The default perspective camera ignores this setting unless the Adaptively Adjust Near/Far Clip checkbox control below is disabled.

    The values are expressed in units, so a far clipping plane of 20 means that any objects more than 20 units from the camera are invisible to the camera. A near clipping plane of 0.1 means that any objects closer than 0.1 units are also invisible.
  • Adaptively Adjust Near/Far Clip
    When selected, the Renderer automatically adjusts the camera’s near/far clipping plane to match the extents of the scene. This setting overrides the values of the Near and Far clip range control described above. This option is not available for orthographic cameras.
  • Viewing Volume Size
    The Viewing Volume Size control appears only when the Projection Type is set to Orthographic. It determines the size of the box that makes up the camera’s field of view. The Z distance of an orthographic camera from the objects it sees does not affect the scale of those objects, only the viewing size does.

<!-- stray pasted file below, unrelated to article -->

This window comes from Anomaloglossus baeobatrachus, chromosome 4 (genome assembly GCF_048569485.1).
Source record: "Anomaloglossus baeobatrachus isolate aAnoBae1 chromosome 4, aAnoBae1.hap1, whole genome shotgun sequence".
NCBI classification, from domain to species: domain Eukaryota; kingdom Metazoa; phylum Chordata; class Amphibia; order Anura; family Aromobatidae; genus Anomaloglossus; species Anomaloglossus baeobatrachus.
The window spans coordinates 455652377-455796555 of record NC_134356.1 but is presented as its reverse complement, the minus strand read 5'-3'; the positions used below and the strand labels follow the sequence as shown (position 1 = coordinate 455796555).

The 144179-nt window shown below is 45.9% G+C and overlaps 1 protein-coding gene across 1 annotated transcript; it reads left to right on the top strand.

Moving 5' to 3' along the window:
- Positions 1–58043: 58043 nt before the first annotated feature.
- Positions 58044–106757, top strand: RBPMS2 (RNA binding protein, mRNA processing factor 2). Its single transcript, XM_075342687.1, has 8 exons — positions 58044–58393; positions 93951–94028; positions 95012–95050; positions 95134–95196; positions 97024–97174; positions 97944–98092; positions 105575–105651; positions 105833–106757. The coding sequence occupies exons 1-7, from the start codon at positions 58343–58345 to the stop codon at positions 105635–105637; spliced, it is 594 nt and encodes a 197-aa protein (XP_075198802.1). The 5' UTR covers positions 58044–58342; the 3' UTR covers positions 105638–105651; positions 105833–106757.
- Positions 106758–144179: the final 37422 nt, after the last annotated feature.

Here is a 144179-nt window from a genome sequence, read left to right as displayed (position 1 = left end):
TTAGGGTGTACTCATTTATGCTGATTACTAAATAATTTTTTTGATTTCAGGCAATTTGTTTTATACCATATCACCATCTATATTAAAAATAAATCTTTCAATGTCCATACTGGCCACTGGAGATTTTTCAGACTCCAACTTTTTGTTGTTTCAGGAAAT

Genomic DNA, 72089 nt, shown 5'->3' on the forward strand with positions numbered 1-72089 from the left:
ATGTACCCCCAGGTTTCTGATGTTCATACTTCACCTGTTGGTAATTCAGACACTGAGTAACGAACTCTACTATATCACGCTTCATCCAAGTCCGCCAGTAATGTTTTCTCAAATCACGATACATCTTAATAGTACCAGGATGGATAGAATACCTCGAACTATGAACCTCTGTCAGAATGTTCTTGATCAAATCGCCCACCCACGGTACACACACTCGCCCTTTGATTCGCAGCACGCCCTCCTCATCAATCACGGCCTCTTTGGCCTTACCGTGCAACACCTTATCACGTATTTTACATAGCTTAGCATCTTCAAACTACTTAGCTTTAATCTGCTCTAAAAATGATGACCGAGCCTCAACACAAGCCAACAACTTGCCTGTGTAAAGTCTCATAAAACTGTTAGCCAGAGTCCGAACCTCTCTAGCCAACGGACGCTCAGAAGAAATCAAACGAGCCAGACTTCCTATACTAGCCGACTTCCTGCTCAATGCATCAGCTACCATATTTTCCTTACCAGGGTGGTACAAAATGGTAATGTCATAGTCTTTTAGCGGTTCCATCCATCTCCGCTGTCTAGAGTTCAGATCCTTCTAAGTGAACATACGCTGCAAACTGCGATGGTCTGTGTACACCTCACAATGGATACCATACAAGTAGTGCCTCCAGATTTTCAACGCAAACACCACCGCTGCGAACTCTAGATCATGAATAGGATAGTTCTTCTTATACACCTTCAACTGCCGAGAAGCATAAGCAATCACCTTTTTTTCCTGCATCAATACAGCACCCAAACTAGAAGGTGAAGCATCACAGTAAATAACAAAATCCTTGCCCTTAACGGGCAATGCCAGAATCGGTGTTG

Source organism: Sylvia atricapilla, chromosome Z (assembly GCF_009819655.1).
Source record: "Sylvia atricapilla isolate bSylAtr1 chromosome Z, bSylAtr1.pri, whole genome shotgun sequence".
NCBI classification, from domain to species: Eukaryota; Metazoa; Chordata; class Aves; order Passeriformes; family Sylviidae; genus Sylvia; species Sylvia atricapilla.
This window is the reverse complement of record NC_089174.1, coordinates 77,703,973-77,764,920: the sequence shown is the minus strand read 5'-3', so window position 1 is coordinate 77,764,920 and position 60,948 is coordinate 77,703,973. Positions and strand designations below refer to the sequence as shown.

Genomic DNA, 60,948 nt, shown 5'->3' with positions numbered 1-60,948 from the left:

• Plane of Focus (for Depth of Field)
    This value is used by the OpenGL renderer to calculate depth of field. It defines the distance to a virtual target in front of the camera.
  • Stereo Method
    This control allows you to adjust your stereoscopic method to your preferred working model.
  • Toe In
    Both cameras point at a single focal point. Though the result is stereoscopic, the vertical parallax introduced by this method can cause discomfort by the audience.
  • Off Axis
    Often regarded as the correct way to create stereo pairs, this is the default method in Fusion. Off Axis introduces no vertical parallax, thus creating less stressful stereo images.
  • Parallel
    The cameras are shifted parallel to each other. Since this is a purely parallel shift, there is no Convergence Distance control. Parallel introduces no vertical parallax, thus creating less stressful stereo images.
  • Eye Separation